The Price Is Right: Handling Price Questions Through Digital Marketing

July 1, 2019 Dylan Brooks


The Price is right blog image
 

If you’re looking for three words to define the past decade of marketing, those words are Content Is King.

This concept pops up repeatedly in books, at conference keynotes, and in articles like this one.

While content marketing has its roots in the 19th century, it’s having a moment in the digital era.

That’s because it’s easier than ever to determine what consumers desire. It’s easier than ever to crank out content to meet those needs. And it’s easier than ever to track the success of those content campaigns.

A generation ago, marketers often lamented: Half my money gets wasted on advertising. But I don’t know which half.

Thanks to technology-enabled marketing, that saying no longer applies today.

Yet, even with digital marketing at their fingertips, insurance agents face challenges.

For there is one topic that is too tricky for insurance agents to broach head-on. And it happens to be the one topic consumers want clarity on most of all.

That topic is price.

Here’s how to manage the price conundrum.

 

The Price Roadblock

Price can be a powerful tool. But it’s off-limits to insurance agents.

That’s because there is no static price for an insurance policy. Premiums depend on context.

The basis of insurance is risk probabilities. Insurance companies only have a certain amount of assets to use for claim payouts. They need to balance what they pay out with what they take in through premiums to stay solvent.

So, insurance companies score each prospective customer on risk. Then they price policies based on those specific risk factors. If a prospect has bad credit, bad habits or bad luck, they’ll pay more than someone with a lower risk exposure.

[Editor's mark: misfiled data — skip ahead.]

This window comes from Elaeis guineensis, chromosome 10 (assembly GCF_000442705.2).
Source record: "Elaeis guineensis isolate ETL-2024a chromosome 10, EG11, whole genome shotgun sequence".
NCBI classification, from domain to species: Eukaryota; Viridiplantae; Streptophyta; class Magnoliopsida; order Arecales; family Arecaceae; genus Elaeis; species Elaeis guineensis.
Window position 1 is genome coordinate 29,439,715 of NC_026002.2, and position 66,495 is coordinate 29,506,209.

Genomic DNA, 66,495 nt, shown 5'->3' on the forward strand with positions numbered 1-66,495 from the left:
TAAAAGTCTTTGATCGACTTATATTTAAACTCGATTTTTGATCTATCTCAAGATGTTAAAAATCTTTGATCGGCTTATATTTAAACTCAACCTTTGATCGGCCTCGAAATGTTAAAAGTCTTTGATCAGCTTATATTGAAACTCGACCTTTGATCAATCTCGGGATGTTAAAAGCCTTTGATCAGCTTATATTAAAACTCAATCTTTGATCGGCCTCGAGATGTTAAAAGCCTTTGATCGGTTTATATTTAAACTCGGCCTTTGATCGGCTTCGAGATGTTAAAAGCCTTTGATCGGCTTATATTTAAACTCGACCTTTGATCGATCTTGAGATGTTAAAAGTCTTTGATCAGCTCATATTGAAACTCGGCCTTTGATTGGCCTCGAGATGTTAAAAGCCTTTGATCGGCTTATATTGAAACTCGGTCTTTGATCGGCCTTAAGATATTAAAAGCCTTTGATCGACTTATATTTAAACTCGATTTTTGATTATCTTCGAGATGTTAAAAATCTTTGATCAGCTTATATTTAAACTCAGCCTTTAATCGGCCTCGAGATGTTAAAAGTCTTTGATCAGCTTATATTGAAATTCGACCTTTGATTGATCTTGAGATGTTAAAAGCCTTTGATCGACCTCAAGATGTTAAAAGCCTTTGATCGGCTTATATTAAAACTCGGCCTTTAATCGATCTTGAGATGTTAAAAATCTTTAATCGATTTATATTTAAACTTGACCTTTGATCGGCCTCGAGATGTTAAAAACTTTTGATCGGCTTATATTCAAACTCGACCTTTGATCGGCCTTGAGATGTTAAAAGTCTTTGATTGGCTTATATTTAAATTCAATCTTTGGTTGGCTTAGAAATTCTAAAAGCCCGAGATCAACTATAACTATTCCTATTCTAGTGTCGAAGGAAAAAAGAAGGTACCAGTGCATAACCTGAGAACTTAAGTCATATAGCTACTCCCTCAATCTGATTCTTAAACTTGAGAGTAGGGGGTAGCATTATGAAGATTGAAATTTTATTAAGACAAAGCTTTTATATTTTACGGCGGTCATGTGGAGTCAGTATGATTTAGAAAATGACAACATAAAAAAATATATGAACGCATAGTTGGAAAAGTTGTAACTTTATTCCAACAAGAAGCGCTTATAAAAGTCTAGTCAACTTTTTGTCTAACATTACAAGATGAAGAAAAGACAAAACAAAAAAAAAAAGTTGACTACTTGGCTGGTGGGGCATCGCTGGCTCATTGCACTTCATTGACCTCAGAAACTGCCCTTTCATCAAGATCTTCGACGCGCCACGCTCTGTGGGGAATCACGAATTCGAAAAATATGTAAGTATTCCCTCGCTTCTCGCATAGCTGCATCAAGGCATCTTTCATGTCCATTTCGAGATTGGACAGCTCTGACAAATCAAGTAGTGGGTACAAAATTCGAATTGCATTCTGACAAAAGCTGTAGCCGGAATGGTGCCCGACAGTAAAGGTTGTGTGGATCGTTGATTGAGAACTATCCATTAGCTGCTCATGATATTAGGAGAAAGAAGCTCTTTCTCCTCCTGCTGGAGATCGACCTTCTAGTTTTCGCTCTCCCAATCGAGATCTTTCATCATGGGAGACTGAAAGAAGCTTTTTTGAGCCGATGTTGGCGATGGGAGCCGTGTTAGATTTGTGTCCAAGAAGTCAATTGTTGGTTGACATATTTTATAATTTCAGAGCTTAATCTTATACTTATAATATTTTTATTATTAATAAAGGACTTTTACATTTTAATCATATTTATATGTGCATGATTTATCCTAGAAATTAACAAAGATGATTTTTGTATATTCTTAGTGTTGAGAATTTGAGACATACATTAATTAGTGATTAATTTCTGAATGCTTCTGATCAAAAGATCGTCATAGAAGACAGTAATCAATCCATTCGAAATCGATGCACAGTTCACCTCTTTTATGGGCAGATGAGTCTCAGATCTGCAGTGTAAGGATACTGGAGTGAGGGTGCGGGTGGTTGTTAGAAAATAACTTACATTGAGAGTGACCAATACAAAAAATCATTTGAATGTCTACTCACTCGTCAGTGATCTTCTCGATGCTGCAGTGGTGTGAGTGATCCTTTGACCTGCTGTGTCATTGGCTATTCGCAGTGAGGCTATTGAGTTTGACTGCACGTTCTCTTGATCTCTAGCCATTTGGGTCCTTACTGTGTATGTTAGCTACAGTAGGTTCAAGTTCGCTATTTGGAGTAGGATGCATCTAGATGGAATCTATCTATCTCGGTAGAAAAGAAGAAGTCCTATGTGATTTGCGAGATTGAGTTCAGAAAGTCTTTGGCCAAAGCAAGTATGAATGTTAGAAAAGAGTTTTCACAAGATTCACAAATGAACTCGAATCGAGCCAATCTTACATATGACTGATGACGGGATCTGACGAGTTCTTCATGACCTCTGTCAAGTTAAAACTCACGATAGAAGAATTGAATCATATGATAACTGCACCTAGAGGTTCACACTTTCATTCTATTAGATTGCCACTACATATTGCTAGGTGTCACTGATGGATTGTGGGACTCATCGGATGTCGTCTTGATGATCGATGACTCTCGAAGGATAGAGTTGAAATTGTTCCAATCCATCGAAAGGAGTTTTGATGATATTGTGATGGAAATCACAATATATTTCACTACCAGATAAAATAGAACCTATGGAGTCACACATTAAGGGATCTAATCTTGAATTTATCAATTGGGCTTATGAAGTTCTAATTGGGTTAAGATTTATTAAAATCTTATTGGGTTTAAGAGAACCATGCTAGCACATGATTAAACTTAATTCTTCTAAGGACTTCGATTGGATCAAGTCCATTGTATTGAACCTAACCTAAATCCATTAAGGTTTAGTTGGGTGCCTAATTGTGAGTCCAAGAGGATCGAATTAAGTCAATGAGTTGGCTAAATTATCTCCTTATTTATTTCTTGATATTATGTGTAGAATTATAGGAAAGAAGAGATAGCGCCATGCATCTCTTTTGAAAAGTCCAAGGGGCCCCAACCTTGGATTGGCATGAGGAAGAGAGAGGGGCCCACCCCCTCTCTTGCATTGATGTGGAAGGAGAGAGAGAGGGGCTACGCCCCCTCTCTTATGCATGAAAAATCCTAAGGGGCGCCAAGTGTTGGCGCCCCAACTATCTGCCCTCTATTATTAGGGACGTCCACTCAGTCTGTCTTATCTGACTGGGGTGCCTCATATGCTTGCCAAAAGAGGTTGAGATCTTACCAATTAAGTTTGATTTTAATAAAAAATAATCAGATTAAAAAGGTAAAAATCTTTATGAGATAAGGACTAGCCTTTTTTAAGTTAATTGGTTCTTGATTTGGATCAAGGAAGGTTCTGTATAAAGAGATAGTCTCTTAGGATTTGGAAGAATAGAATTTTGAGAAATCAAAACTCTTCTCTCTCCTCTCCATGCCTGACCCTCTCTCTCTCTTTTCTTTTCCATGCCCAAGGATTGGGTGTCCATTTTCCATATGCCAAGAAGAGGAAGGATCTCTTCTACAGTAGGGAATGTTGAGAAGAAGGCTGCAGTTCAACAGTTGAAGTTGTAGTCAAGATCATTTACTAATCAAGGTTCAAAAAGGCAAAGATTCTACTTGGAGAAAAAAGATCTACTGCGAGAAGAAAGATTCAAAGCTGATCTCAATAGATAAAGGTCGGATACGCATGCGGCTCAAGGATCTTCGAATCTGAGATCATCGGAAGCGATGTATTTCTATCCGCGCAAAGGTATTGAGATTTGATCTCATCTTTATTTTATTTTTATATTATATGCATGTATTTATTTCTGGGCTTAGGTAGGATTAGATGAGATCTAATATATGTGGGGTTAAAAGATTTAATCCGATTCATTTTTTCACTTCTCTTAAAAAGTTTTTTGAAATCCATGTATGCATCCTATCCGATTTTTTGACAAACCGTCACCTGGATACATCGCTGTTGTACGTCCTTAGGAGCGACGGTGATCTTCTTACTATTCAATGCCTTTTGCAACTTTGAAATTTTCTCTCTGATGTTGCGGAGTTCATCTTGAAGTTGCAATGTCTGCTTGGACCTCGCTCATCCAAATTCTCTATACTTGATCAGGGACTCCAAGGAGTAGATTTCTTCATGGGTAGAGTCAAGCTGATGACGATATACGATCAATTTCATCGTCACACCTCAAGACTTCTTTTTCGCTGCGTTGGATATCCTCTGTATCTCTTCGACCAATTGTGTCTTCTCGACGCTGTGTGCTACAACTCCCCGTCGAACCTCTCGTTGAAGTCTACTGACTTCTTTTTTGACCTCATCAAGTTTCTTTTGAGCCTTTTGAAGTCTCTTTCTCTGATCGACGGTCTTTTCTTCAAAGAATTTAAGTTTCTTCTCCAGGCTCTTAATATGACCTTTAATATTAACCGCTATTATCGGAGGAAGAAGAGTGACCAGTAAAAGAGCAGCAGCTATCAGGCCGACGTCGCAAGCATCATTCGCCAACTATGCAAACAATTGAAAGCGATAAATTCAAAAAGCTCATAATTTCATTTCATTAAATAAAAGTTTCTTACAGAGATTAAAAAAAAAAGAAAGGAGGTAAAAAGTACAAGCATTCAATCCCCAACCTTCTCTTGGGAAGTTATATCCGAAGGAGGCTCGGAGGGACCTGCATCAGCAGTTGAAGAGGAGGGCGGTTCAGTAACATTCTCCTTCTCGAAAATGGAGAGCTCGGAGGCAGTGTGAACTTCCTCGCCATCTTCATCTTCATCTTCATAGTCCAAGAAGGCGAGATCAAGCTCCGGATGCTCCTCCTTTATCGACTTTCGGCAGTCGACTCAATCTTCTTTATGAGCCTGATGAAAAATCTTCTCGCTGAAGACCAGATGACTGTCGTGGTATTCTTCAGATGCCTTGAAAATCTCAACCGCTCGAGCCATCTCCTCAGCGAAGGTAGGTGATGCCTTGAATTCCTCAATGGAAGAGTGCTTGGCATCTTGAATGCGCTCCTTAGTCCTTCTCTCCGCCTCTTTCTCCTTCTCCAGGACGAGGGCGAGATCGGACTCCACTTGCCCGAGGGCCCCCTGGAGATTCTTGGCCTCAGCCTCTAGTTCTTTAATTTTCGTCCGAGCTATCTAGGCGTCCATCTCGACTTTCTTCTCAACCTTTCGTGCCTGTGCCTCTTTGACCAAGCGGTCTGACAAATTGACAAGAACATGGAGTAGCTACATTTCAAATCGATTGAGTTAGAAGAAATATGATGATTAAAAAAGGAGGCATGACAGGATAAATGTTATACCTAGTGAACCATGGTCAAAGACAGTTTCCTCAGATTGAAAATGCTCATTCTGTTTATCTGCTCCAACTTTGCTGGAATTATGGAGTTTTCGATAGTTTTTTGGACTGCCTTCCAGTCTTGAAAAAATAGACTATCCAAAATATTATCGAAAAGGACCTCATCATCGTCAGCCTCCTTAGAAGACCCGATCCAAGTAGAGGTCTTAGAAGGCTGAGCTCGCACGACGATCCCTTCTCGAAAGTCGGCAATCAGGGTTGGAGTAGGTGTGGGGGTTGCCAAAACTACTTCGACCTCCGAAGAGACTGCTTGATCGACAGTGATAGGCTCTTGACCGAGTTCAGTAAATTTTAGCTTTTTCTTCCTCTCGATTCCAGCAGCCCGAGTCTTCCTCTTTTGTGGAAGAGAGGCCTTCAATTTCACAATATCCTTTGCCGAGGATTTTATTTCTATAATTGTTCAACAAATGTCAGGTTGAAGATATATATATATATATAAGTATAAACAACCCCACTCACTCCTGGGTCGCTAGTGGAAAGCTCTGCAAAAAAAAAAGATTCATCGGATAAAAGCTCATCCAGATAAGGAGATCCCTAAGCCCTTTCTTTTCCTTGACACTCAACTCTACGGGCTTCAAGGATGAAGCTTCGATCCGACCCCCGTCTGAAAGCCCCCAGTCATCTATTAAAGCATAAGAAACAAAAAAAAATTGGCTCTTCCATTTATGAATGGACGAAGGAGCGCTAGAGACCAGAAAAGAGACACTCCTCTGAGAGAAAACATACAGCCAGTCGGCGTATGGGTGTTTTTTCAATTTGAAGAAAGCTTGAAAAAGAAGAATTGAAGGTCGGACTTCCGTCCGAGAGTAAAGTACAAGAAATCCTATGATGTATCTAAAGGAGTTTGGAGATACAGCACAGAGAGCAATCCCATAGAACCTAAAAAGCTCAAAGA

This keeps insurance companies afloat. It ensures policyholders get reimbursements when they need them.

But it also adds friction to the shopping process.

Consumers want transparent, static pricing upfront. This is clear if you search for many insurance terms on Google. You’ll find How much does it cost? in the People Also Ask feature.

The lack of clarity in the insurance pricing model frustrates consumers. And it forms a roadblock to sales.

How can you navigate around this?

 

The Price Discussion

When it comes to pricing, it helps to follow the advice of Benjamin Franklin: Honesty is the best policy.

But, there’s a twist.

Consumers want an estimate of what they’re expected to pay. No more. No less.

Most consumers don’t want to know the details, even if they help refine that estimate.

They don’t want to learn about their insurer’s business models. And they don’t want to hear that someone else might pay less than them for the same coverage.

Sharing these details unprovoked can backfire. So, it’s far better to frame the discussion.

And content marketing can help you do that with gusto.

You can create web content, blog articles and graphics that tackle the price question. These assets can appear in search engine results. They can boost awareness of your agency’s brand, foster trust and even drive quotes.

Of course, the content you provide must pass muster for any of this to work. So, how should you approach this task?

Here are three ways to approach the price discussion.

 

1. Use Agency Averages

It’s impossible to know individual premium costs without running quotes. But it is possible — and easy — to pull averages.